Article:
What is it?
Molluscum contagiosum (MC) is a viral skin infection caused by the molluscum contagiosum virus (MCV) and is highly infectious.
MCV belongs to the family of poxviruses, which infect human skin cells.
Some people are resistant to the molluscum contagiosum virus so won’t become infected, even when in contact with someone who is infected. It’s not known why some people are resistant and some people aren’t.
What are the symptoms?
If your child has molluscum contagiosum they may have small lesions or abnormal patches on the skin that can be firm, raised and painless. The lesions usually appear in small clusters and spread widely across different parts of the body, including hands, arms, face and neck.
Some of the lesions have a tiny grey head in the centre and are pearly in appearance. This head may split, causing a thick yellowy-white substance to escape, which is highly infectious.
You and your child should avoid handling or squeezing the lesions, as this will speed up the spreading of the infection.
Each lesion will crust over in its own time and heal, up to approximately 12 weeks after it first appeared.
For about one in 10 cases, patches of eczema can develop around the lesions, according to the NHS.
How does molluscum contagiosum spread?
Molluscum contagiosum can be spread through close direct contact, such as touching the skin of someone who is infected. It’s common in schools because the sharing of contaminated objects, such as toys and clothes, can spread the virus easily.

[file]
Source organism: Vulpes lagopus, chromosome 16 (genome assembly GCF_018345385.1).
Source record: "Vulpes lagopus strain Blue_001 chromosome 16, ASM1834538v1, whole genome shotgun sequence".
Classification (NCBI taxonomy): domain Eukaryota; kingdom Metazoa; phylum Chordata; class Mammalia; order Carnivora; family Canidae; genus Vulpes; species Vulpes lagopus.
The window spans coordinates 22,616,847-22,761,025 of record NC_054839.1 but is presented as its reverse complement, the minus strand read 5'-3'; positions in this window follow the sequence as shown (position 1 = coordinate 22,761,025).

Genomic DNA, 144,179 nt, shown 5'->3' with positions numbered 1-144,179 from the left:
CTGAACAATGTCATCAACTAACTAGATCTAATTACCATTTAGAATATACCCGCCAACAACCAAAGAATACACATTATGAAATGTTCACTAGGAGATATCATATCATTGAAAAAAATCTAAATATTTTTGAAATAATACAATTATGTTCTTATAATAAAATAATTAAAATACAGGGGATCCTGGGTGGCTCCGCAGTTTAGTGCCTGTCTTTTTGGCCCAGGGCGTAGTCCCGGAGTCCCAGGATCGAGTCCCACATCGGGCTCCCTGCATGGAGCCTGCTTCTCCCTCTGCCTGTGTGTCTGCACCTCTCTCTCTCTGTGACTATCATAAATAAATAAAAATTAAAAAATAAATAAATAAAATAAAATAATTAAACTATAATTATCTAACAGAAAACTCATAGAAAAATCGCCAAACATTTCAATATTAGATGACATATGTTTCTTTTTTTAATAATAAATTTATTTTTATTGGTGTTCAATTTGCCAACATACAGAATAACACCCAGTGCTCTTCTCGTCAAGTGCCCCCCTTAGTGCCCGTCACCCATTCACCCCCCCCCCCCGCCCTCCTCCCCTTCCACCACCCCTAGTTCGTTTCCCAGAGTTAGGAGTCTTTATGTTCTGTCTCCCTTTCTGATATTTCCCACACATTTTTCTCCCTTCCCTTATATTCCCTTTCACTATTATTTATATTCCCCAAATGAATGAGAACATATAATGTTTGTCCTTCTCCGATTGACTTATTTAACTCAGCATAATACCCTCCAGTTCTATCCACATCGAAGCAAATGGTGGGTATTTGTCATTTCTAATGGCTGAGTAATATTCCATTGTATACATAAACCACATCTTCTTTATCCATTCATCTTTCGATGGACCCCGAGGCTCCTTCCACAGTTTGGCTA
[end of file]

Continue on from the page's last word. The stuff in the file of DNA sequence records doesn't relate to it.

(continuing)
Do you need to take your child to the doctor?
Yes. Your doctor will examine your child’s skin and ask about their symptoms. However, molluscum contagiosum usually clears without the need for treatment.
Should your child go to school?
Yes. It’s not necessary for your child to stay home from school with molluscum contagiosum and they can continue to swim, too.
However in order to stop the infection from spreading, keep the affected areas of your child covered with clothing where possible. Make sure your child doesn’t scratch the infected area because this will prolong the infection.
Wash all clothing, bedding and towels regularly at a high temperature to prevent the infection from spreading.
What else may your child come into contact with during school?
Other infections such as tonsillitis, verrucas, chickenpox, impetigo, ringworm, threadworms, ear infections, diarrhoea and vomiting are also common for your child to catch during school.